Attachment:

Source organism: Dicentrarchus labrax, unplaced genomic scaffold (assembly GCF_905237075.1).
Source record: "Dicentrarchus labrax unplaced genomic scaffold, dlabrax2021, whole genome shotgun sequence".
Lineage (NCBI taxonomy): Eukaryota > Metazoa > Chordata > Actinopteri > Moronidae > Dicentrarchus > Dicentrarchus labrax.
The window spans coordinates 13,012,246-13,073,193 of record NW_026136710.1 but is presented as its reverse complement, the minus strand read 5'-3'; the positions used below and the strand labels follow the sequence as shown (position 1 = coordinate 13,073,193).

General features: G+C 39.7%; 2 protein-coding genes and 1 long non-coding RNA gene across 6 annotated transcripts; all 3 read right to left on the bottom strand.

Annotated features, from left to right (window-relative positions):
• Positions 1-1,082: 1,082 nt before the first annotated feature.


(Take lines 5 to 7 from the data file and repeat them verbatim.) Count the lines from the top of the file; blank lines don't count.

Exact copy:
General features: G+C 39.7%; 2 protein-coding genes and 1 long non-coding RNA gene across 6 annotated transcripts; all 3 read right to left on the bottom strand.

Annotated features, from left to right (window-relative positions):
• Positions 1-1,082: 1,082 nt before the first annotated feature.